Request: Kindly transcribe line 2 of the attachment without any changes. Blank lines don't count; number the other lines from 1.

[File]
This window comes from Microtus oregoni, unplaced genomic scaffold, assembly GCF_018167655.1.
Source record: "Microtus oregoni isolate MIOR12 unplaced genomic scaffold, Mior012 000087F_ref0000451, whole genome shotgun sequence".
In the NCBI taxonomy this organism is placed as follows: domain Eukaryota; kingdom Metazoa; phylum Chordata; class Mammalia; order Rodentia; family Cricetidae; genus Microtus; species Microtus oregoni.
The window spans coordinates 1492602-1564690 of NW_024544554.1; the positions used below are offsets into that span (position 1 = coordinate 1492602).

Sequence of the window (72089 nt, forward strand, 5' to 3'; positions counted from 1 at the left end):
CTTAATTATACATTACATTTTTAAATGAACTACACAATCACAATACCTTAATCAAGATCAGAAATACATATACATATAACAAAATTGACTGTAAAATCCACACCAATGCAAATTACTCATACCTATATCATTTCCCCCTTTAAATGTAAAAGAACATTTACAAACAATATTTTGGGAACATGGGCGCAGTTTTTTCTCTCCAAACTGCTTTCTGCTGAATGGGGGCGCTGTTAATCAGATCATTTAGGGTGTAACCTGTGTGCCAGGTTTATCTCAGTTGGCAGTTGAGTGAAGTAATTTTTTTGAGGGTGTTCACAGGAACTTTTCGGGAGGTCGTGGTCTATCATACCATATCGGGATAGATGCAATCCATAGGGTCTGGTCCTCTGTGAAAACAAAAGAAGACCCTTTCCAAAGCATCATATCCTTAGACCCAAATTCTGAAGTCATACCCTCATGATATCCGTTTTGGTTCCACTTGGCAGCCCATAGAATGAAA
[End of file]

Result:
Source record: "Microtus oregoni isolate MIOR12 unplaced genomic scaffold, Mior012 000087F_ref0000451, whole genome shotgun sequence".